Consider CU Community, a Facebook competitor started at Columbia University. Adam Goldberg, its creator, programmed his social network over the summer in 2003. It was more advanced than Facebook, with options for pictures and integrated blogging software, though it did lack the elegant minimalism of Zuckerberg's design. (Disclosure: Washington Post Co. Chairman Donald E. Graham is on Facebook's board, and The Post markets itself on Facebook.)
This phenomenon is age-old: It's called "simultaneous invention." Technology - and the conversation about what can be done with it - advances to the point that the next step is obvious to multiple people at once, and so they all push forward. In the end, one squeezes the others out by landing the patent, or the market share, and becomes synonymous with the invention. That's what happened with Alexander Graham Bell, who in all likelihood invented the telephone after Elisha Gray - and both of them came after Antonio Meucci, who couldn't afford the fee to keep his patent current.
Today, Zuckerberg is many times as rich as Goldberg. He won. Zuckerberg's dominance can be attributed partly to the clean interface of his site, partly to the cachet of the Harvard name and partly to luck. But the difference between Mark Zuckerberg and Adam Goldberg was very small, while the difference between what Mark Zuckerberg could do and what the smartest college kid in 1999 could do was huge. It was the commons supporting them both that really mattered.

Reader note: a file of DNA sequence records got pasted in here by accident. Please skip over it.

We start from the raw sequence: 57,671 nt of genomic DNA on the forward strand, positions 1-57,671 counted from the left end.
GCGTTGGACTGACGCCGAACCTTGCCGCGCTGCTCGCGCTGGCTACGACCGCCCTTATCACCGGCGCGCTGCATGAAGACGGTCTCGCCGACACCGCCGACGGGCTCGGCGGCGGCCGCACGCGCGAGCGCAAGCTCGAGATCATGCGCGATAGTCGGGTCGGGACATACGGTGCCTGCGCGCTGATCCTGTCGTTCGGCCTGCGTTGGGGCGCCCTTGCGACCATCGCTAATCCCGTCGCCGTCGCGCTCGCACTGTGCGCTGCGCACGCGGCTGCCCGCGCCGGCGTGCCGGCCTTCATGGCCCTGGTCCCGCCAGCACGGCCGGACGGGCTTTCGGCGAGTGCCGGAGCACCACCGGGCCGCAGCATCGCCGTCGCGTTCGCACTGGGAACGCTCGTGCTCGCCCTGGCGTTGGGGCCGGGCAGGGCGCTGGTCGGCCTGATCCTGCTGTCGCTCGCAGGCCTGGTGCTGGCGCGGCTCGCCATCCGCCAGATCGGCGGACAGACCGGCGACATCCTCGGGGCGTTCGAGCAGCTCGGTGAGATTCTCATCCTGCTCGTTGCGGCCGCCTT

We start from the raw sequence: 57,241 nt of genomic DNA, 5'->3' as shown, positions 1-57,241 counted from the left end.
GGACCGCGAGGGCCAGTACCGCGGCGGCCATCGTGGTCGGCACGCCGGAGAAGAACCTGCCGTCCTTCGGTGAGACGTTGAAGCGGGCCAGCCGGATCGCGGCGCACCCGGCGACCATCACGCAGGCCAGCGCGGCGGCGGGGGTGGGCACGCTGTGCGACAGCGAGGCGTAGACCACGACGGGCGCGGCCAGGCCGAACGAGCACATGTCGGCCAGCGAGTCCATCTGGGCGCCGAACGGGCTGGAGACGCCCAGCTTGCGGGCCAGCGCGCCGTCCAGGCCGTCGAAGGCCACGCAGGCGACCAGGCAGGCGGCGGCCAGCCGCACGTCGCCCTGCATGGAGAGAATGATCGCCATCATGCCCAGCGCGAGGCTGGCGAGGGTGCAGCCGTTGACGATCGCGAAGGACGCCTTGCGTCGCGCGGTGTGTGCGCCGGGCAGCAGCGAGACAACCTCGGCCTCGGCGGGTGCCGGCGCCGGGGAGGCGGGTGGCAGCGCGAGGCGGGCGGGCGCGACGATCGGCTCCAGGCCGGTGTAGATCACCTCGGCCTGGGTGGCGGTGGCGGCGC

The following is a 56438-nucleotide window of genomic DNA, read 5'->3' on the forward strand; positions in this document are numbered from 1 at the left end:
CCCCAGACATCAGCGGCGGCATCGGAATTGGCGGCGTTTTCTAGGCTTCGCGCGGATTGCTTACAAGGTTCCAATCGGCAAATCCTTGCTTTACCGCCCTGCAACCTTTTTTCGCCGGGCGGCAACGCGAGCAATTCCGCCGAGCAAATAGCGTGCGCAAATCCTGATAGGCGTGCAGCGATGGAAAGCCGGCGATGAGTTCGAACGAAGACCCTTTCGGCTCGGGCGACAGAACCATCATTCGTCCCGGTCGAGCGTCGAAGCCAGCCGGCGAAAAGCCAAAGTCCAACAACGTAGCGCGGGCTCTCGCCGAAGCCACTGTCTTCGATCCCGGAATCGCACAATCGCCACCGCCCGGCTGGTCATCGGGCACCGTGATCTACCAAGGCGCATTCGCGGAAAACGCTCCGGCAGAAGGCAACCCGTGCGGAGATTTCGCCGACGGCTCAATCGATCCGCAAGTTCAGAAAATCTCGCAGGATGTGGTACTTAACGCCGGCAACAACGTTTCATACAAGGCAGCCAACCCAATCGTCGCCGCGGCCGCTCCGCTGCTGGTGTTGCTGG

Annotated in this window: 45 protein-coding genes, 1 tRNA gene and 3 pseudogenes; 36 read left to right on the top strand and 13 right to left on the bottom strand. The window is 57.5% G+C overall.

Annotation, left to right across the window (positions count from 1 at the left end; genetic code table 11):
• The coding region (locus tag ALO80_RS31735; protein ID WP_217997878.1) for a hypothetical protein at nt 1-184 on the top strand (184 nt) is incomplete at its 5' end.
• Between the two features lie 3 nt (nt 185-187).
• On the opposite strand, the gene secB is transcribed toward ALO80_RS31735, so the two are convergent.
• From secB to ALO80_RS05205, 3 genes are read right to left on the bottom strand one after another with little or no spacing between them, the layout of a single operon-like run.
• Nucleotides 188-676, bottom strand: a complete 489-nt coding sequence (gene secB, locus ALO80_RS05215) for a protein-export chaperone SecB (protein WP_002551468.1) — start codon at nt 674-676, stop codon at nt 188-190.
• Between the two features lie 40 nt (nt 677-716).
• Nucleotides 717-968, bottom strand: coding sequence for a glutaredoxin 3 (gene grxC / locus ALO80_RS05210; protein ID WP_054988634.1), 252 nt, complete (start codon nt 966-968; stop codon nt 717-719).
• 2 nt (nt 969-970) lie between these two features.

Human beings are more comfortable thinking in terms of people than in terms of technology. And a movie about a socially inept genius is certainly more interesting than a film about conferences where programmers present advances in social network software. But the focus on people leads us to overinvest in the rewards for individual innovation and underinvest in the intellectual commons that make those innovations possible. We're investing, in other words, in the difference between Zuckerberg and Goldberg rather than the advances that brought them into competition.